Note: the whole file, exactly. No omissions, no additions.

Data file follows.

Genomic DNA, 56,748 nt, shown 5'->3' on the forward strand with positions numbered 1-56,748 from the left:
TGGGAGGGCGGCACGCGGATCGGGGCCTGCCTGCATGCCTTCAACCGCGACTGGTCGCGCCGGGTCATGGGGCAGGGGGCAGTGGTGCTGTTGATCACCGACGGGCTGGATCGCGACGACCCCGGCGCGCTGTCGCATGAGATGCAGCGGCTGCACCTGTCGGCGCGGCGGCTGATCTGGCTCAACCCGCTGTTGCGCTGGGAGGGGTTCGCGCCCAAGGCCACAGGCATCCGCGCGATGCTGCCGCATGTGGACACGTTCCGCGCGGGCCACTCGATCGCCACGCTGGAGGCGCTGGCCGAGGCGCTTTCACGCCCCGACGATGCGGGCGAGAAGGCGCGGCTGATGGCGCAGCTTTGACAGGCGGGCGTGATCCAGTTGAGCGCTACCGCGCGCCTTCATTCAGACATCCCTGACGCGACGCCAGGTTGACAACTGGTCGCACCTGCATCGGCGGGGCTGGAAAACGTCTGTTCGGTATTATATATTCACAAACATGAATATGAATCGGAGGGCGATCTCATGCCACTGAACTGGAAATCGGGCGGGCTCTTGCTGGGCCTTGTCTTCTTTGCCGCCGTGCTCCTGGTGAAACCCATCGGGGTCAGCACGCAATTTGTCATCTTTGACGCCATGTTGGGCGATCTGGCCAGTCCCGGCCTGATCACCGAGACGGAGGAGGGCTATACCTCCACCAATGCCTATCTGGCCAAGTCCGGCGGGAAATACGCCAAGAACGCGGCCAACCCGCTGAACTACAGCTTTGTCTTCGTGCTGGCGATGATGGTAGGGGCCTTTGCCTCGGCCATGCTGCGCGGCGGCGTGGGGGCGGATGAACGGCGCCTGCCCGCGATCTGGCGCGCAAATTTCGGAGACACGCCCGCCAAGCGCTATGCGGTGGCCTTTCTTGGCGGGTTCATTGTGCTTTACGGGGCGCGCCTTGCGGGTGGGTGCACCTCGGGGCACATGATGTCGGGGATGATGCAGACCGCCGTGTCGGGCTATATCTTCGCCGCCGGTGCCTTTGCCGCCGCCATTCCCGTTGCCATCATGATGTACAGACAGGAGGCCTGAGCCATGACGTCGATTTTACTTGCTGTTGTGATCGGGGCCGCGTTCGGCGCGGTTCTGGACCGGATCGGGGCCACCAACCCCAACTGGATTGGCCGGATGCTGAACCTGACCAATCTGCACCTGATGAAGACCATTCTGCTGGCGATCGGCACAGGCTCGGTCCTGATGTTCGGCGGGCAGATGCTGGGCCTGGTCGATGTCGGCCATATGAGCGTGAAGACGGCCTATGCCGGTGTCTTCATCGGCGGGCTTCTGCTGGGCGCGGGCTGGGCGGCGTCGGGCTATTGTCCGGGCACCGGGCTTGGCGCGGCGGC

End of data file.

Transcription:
Genomic DNA, 56,748 nt, shown 5'->3' on the forward strand with positions numbered 1-56,748 from the left:
TGGGAGGGCGGCACGCGGATCGGGGCCTGCCTGCATGCCTTCAACCGCGACTGGTCGCGCCGGGTCATGGGGCAGGGGGCAGTGGTGCTGTTGATCACCGACGGGCTGGATCGCGACGACCCCGGCGCGCTGTCGCATGAGATGCAGCGGCTGCACCTGTCGGCGCGGCGGCTGATCTGGCTCAACCCGCTGTTGCGCTGGGAGGGGTTCGCGCCCAAGGCCACAGGCATCCGCGCGATGCTGCCGCATGTGGACACGTTCCGCGCGGGCCACTCGATCGCCACGCTGGAGGCGCTGGCCGAGGCGCTTTCACGCCCCGACGATGCGGGCGAGAAGGCGCGGCTGATGGCGCAGCTTTGACAGGCGGGCGTGATCCAGTTGAGCGCTACCGCGCGCCTTCATTCAGACATCCCTGACGCGACGCCAGGTTGACAACTGGTCGCACCTGCATCGGCGGGGCTGGAAAACGTCTGTTCGGTATTATATATTCACAAACATGAATATGAATCGGAGGGCGATCTCATGCCACTGAACTGGAAATCGGGCGGGCTCTTGCTGGGCCTTGTCTTCTTTGCCGCCGTGCTCCTGGTGAAACCCATCGGGGTCAGCACGCAATTTGTCATCTTTGACGCCATGTTGGGCGATCTGGCCAGTCCCGGCCTGATCACCGAGACGGAGGAGGGCTATACCTCCACCAATGCCTATCTGGCCAAGTCCGGCGGGAAATACGCCAAGAACGCGGCCAACCCGCTGAACTACAGCTTTGTCTTCGTGCTGGCGATGATGGTAGGGGCCTTTGCCTCGGCCATGCTGCGCGGCGGCGTGGGGGCGGATGAACGGCGCCTGCCCGCGATCTGGCGCGCAAATTTCGGAGACACGCCCGCCAAGCGCTATGCGGTGGCCTTTCTTGGCGGGTTCATTGTGCTTTACGGGGCGCGCCTTGCGGGTGGGTGCACCTCGGGGCACATGATGTCGGGGATGATGCAGACCGCCGTGTCGGGCTATATCTTCGCCGCCGGTGCCTTTGCCGCCGCCATTCCCGTTGCCATCATGATGTACAGACAGGAGGCCTGAGCCATGACGTCGATTTTACTTGCTGTTGTGATCGGGGCCGCGTTCGGCGCGGTTCTGGACCGGATCGGGGCCACCAACCCCAACTGGATTGGCCGGATGCTGAACCTGACCAATCTGCACCTGATGAAGACCATTCTGCTGGCGATCGGCACAGGCTCGGTCCTGATGTTCGGCGGGCAGATGCTGGGCCTGGTCGATGTCGGCCATATGAGCGTGAAGACGGCCTATGCCGGTGTCTTCATCGGCGGGCTTCTGCTGGGCGCGGGCTGGGCGGCGTCGGGCTATTGTCCGGGCACCGGGCTTGGCGCGGCGGC